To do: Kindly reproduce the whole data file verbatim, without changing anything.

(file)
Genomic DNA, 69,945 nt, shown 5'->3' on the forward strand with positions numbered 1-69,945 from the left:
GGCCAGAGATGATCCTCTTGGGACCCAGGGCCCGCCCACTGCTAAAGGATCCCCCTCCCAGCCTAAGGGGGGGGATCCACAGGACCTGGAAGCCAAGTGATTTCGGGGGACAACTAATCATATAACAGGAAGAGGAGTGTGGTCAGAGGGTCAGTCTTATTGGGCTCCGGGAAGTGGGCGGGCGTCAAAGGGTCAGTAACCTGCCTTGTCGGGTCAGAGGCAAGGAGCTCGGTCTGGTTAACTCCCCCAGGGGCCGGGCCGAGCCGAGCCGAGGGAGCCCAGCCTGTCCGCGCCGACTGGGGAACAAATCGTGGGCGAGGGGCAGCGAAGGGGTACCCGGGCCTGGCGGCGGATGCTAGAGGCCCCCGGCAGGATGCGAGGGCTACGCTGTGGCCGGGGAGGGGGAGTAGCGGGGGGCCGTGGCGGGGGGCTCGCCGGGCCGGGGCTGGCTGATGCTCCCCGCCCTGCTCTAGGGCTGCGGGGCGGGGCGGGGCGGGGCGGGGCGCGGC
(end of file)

Genomic DNA, 69,945 nt, shown 5'->3' on the forward strand with positions numbered 1-69,945 from the left:
GGCCAGAGATGATCCTCTTGGGACCCAGGGCCCGCCCACTGCTAAAGGATCCCCCTCCCAGCCTAAGGGGGGGGATCCACAGGACCTGGAAGCCAAGTGATTTCGGGGGACAACTAATCATATAACAGGAAGAGGAGTGTGGTCAGAGGGTCAGTCTTATTGGGCTCCGGGAAGTGGGCGGGCGTCAAAGGGTCAGTAACCTGCCTTGTCGGGTCAGAGGCAAGGAGCTCGGTCTGGTTAACTCCCCCAGGGGCCGGGCCGAGCCGAGCCGAGGGAGCCCAGCCTGTCCGCGCCGACTGGGGAACAAATCGTGGGCGAGGGGCAGCGAAGGGGTACCCGGGCCTGGCGGCGGATGCTAGAGGCCCCCGGCAGGATGCGAGGGCTACGCTGTGGCCGGGGAGGGGGAGTAGCGGGGGGCCGTGGCGGGGGGCTCGCCGGGCCGGGGCTGGCTGATGCTCCCCGCCCTGCTCTAGGGCTGCGGGGCGGGGCGGGGCGGGGCGGGGCGCGGC